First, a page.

The Florida Department of Health reported 7,347 new Covid-19 infections on Tuesday, with 1,179 in the central part of the state, which includes Orlando. Those numbers are down from last week but still among the highest in the country, leading some to question whether Disney is being responsible in opening up Disney World.
“The world is changing around us, but we strongly believe that we can open safely and responsibly,” Josh D’Amaro, Disney’s theme park chairman, said in an interview. “For those that might have questions or concerns, when they see how we are operating and the aggressive protocols that we have put in place, they will understand. This is our new normal.” — Brooks Barnes
Stocks on Wall Street dipped on Tuesday, cooling off after a five-day rally, as new economic data for Europe forecast a grim outlook for the year and cases of Covid-19 continued to spread.
The S&P 500 fell about 1 percent, after earlier swinging from losses to gains and back again. The slump came as shares of big technology stocks gave up early gains.
Tuesday’s sell-off came after the index had climbed more than 5 percent since June 29, despite mounting concerns about the coronavirus outbreak and new measures to slow its spread in parts of the United States.Stocks in Europe were sharply lower after the European Commission issued a forecast on Tuesday saying this year’s recession would be worse than previously predicted.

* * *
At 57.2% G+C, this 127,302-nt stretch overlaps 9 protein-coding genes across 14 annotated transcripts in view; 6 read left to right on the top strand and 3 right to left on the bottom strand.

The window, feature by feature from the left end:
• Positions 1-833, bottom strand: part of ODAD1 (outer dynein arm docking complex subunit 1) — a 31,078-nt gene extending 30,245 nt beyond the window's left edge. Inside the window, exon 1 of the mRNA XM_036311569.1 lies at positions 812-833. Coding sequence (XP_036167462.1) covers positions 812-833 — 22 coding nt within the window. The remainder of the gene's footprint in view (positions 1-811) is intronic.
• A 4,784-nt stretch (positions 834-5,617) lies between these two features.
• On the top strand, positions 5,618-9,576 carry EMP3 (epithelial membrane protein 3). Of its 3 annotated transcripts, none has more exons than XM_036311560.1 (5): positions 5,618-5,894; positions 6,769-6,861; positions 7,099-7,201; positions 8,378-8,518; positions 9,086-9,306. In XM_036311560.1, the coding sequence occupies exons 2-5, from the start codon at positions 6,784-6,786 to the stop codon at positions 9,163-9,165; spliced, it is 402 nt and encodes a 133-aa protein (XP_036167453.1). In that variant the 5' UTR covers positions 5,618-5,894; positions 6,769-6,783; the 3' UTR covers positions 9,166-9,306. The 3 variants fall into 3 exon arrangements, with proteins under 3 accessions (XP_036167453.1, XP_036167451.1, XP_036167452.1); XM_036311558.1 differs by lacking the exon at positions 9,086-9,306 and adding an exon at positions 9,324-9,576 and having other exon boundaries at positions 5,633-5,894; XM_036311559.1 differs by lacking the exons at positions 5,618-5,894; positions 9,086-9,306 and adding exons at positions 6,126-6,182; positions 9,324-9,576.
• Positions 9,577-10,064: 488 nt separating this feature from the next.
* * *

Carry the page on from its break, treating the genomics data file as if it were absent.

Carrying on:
The European Union’s economy is now expected to shrink by 8.3 percent this year, a downgrade from the previous forecast of a 7.4 percent. Forecasters did say that it appeared the worst of the downturn may be past. “The recovery is expected to gain traction in the second half of the year, albeit remaining incomplete and uneven across member states,” the commission said.
Wall Street’s recent gains have come despite the surge of the coronavirus around the world. In the United States, more than 47,000 new cases were reported on Monday.— Mohammed Hadi and Kevin Granville